There are moments in life that although they last only a moment, stay with you forever and give you good reason to pursue them and the love and life they send flowing through veins and heart. A risotto made with a gentle broth of chicken bones and mushroom stems, carrot, celery, onion, garlic and thyme, slowly simmered for nearly two hours on the back of the stove, and then another onion minced and sauteed with a few whole cloves of garlic with only a slice of the knife to cut them in half, thyme, and olive oil, to bathe them until the melt, risotto poured in all at once, and in seconds, as soon as they begin to lose their milky white, a shower of wine, stirred until it evaporates into the air around the stove, and then ladle by ladle, stock, and more stock, a little salt, at the end the mushrooms, sauted and seasoned in their own pan before they meet the rice, and finally off the heat, a gentle fold of cheese and butter, and to the table it goes to be eaten before even a glass of wine can be drunk and if the risotto has been cooked with an attentive and open heart, it will hold you until the next time, suspended in the taste of woods, earth, and rays of sun that make their way through.
Instead of making meat sauce by frying the onion and garlic first with a little fresh sage and rosemary, and then adding the ground pork and beef to brown, and then finally the whole plum tomatoes, tonight, I made a soffritto to start the sauce. Finely chopped carrots and celery and onion, sizzling together with half a head of garlic still in tact, seared on its flat side before its friends hit the pan. Cook the soffritto, and then cook it some more. It should be nearly melting and every edge caramelized to the color of burnt sugar. It’s true that it takes time.
But it is only with time, that the carrots and celery transform themselves into the essence of deep, rich flavor. A bowl of raw vegetables, no more than the kind that everybody makes and nobody eats at a party given half an hour in the pan, become a definition of deliciousnes.
Can I just say that sometimes it is good thing to be without something that you know and to be thrown in with the lions of the unfamiliar to sink or swim.
Last night I had no aluminum foil. Say what you want about all the food loveliness that Italy has to offer, the foil is terrible. Habit is hard to break and because it looks like foil I try to make it be foil and it isn’t. Precious liquid flies from the braising meat like some kind of reverse rainstorm and you would think I would learn, but just like when I should have broken up with my no good low down cheatin’ dog of a boyfriend in the 12th grade, but instead just kept dialing the number, I went rifling through the drawers in search of anything shiny and silver that I could pretend would seal my edges. It wasn’t there, which can be the only time sometimes that you figure out something different and low and behold can be better than any Tripp Somerville that ever was. Instead of foil when you are braising ribs that you need to be fall off the bone tender, use parchment paper. Season and sear off the whole rack and then add a few heads of garlic cut in half crosswise with three or four sprigs of rosemary. When the garlic is golden and gorgeous, spill in a cup of white wine and let it reduce a bit before putting everything into a roasting pan. Cover the whole lot with the parchment. Dampen the top of the paper with water and cook at 350 degrees for about 2 1\2 hours, adding a bit of water as you need it to keep the bottom of the pan with about 1\2 an inch. It works, and better than expected.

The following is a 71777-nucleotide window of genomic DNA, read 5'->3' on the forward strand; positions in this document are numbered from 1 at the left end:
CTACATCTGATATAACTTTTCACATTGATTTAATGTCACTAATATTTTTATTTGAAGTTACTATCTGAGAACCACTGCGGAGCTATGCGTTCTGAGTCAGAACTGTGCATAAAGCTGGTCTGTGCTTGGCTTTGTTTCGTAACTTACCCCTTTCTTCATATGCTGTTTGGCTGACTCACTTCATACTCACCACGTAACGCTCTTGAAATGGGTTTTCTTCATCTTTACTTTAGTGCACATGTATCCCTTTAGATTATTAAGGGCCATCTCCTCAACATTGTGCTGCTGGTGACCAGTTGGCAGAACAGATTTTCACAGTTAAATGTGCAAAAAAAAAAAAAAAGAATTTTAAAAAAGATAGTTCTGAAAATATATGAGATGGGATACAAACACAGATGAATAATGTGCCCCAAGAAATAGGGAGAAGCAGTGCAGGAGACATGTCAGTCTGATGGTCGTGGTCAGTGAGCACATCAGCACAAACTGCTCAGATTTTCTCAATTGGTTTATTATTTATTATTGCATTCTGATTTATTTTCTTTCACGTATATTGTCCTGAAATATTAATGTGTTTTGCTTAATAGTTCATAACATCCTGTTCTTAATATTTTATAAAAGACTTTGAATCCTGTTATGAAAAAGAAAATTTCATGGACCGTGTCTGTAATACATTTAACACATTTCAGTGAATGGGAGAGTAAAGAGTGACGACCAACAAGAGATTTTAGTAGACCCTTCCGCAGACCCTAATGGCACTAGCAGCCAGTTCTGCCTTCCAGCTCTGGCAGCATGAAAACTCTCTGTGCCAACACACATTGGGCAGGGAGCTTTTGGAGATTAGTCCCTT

Pork chops from the butcher Trabalza, cooked over a wood burning fire that has settled to coals and is ready to make magic of meat, is a culinary phenomenon. It is love and tenderness and warmth and nourishment and it would convince even the vegetarians among you if just for the moment. Salt them first and a dribble of the olive oil after.
I am wearing my olive stained knees proudly this morning, since yesterday I was up picking with my friend Caroline who is in a mad rush with everybody else to pick the olives before they fully ripen or freeze. Once you pull them from the branches and they fall into the nets, you have to carefully lift the edges of the nets from under the trees and tip the olives into a pile to sort them from their leaves and branches. We listened to Italian radio to improve our grammar but carried on in English as we always do. I speak Italian like I cook when I have to make anything French–with massive effort.
The ladies were serenaded by Pino yesterday as they drove through the hills of Montelpulciano and Montelcino. They bought wine and cheese and balsamic, stole off to ancient press for olive oil that still uses the stones to crush the goods, and then came home for a dinner of handmade sausages simmered in a sauce of tomato, garlic, onion, fresh sage, and rosemary with cannellini stirred in at the end, and parmesan grated over the top. Serve it with polenta, and when you make your polenta, be sure to add enough water. It should be the texture of sour cream. Stir the butter and cheese in only after you have turned off the heat.